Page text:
The world meets in Hazlet
In this issueEngage - Volume 4, Issue 2, Winter 2014
The village of Hazlet in southwestern Saskatchewan has become an international cultural intersection point. In 2005, the school had only 39 students and its future was uncertain. Reaching out to cultures around the world has injected a new life into the community.
“The international program probably saved our school and it brought a vibrant spirit back," says Lindsay Alliban, Hazlet's economic development officer. Early in the program she opened the classroom to international students and is now an international recruiter.
The idea for the Chinook International Program at Hazlet school came to the school's principal, Kristy Sletten while she was on maternity leave nine years ago. "I had the opportunity to study the school from an outside perspective. I could see that the enrolment trend was not positive and I knew that we would have to get creative to sustain the school," says Sletten, who has seen the number of local students enrolled nearly double to 75.
The program has welcomed more than 80 international students in its first seven years. "When growing up in rural Saskatchewan, you have a fairly monochromatic experience in terms of exposure to other cultures. This program has brought in kids from over 20 countries and has truly created more acceptance for other cultures within our community," says Sletten. "Probably the biggest difference that I have seen is in the students who have graduated and left Hazlet. Once they join the world they become well aware of the value of their exposure to all of the various cultures that they have seen at a young age. Many of them comment on the ease in which they have been able to adapt to the bigger multicultural world that many urban Saskatchewan residents enjoy."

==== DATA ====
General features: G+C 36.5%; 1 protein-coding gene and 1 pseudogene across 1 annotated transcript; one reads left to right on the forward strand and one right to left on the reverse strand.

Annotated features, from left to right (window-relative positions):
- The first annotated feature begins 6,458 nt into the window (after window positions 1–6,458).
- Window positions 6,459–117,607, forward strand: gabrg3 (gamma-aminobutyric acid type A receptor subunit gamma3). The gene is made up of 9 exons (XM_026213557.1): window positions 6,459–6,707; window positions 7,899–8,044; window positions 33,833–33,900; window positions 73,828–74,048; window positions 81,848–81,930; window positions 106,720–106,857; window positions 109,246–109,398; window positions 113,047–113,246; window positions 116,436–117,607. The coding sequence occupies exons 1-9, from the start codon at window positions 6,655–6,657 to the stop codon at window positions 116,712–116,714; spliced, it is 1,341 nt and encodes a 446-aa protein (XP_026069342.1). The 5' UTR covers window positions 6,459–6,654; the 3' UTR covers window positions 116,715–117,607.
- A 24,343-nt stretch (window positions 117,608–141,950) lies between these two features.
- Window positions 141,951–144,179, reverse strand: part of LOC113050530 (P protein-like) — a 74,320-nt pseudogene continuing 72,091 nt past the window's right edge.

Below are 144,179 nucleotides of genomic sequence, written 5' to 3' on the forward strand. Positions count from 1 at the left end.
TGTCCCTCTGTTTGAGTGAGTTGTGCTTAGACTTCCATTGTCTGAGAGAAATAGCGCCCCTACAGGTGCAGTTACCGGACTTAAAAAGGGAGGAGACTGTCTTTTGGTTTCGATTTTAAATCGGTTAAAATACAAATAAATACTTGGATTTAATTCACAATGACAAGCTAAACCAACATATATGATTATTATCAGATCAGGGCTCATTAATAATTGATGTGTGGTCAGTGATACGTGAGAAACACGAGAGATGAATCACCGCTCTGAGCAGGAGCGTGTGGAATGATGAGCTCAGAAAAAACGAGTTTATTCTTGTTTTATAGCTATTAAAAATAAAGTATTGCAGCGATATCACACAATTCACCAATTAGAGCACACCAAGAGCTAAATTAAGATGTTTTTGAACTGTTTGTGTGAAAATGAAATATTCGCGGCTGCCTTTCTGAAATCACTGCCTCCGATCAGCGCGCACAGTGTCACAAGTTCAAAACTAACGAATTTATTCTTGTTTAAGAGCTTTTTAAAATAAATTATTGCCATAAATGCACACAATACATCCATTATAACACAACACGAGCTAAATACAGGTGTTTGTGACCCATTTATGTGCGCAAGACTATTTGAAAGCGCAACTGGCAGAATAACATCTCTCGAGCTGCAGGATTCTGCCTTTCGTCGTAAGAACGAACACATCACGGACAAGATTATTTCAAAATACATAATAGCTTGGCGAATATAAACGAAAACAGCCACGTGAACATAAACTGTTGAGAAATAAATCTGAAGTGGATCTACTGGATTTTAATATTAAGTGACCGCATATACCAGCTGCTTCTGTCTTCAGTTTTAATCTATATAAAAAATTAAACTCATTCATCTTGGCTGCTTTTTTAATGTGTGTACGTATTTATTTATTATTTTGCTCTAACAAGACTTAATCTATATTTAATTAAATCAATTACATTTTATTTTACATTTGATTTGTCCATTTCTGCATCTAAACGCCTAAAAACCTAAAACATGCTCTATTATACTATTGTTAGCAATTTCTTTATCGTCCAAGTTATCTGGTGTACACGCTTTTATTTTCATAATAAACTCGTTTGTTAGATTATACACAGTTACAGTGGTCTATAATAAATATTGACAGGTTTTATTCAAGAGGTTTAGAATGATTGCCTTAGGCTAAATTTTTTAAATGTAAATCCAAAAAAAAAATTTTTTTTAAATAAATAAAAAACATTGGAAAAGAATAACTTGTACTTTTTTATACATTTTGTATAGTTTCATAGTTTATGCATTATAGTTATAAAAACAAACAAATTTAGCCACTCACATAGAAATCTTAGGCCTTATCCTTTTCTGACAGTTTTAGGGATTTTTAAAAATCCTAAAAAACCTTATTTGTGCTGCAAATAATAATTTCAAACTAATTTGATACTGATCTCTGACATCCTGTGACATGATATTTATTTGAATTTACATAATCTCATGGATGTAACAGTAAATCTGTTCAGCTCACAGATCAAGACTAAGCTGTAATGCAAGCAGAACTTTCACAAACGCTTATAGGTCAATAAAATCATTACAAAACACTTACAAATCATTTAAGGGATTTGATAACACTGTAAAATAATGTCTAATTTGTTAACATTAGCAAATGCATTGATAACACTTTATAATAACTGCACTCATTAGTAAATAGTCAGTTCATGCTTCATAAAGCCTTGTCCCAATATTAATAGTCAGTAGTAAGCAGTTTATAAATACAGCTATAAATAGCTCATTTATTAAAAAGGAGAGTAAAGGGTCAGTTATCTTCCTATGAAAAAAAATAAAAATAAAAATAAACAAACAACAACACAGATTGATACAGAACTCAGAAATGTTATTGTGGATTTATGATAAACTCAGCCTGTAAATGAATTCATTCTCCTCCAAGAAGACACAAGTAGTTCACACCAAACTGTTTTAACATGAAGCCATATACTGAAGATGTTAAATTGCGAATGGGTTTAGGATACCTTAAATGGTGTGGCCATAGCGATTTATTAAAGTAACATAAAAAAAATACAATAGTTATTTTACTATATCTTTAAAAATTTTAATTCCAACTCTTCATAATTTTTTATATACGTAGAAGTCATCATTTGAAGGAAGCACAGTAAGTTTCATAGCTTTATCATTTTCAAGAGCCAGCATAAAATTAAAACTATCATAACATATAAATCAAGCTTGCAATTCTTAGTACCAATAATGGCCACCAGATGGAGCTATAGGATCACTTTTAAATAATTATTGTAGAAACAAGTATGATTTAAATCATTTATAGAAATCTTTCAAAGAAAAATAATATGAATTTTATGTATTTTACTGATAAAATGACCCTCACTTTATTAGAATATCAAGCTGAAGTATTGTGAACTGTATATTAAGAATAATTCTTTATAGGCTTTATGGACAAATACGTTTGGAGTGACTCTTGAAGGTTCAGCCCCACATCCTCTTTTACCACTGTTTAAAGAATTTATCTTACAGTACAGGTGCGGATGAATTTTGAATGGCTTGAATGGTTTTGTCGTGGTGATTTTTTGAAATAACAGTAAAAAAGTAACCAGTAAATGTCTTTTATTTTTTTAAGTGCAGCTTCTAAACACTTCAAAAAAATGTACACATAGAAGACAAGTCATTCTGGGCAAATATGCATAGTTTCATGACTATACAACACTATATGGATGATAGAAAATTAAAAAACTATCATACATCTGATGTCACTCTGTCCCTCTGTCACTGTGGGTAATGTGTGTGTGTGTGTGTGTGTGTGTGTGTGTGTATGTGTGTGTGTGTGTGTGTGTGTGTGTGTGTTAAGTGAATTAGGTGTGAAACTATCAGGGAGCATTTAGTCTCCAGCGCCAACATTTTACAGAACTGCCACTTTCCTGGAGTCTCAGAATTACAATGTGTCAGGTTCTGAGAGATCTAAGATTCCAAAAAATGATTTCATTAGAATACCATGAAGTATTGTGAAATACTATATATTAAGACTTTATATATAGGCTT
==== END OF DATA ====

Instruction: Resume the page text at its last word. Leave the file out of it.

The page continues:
Students in the program are in grades 10 to 12. Aside from classes, they take part in sports, attend community groups, volunteer, take class trips and become immersed in prairie culture. Students learn about the culture of Canada and share their own culture during international nights with food, music and information booths.
The difference in English language skills can be a challenge, and Alliban gives credit to teachers for their hard work. Sletten says, "Recently, some friction has developed because at times the Canadian students feel less important than the international students. So we need to balance how each group is treated.” The size of the community can cause anxiety for students from large cities, but offers something truly unique. "The small town experience is so different for these kids than what they would get in a city, because here they become part of the bigger picture. They get to meet everyone in the community and everyone is interested in their story," she explains.
Students leaving the program have forged lifelong friendships with the people of Hazlet. "Hazlet may be small, but its impact on the world has been significant," says Sletten. Community is created through the program and sustained by travel and technology. According to Alliban,"our community has one hundred people, or three hundred people within our surrounding area, but there are people across the world who feel part of our community.”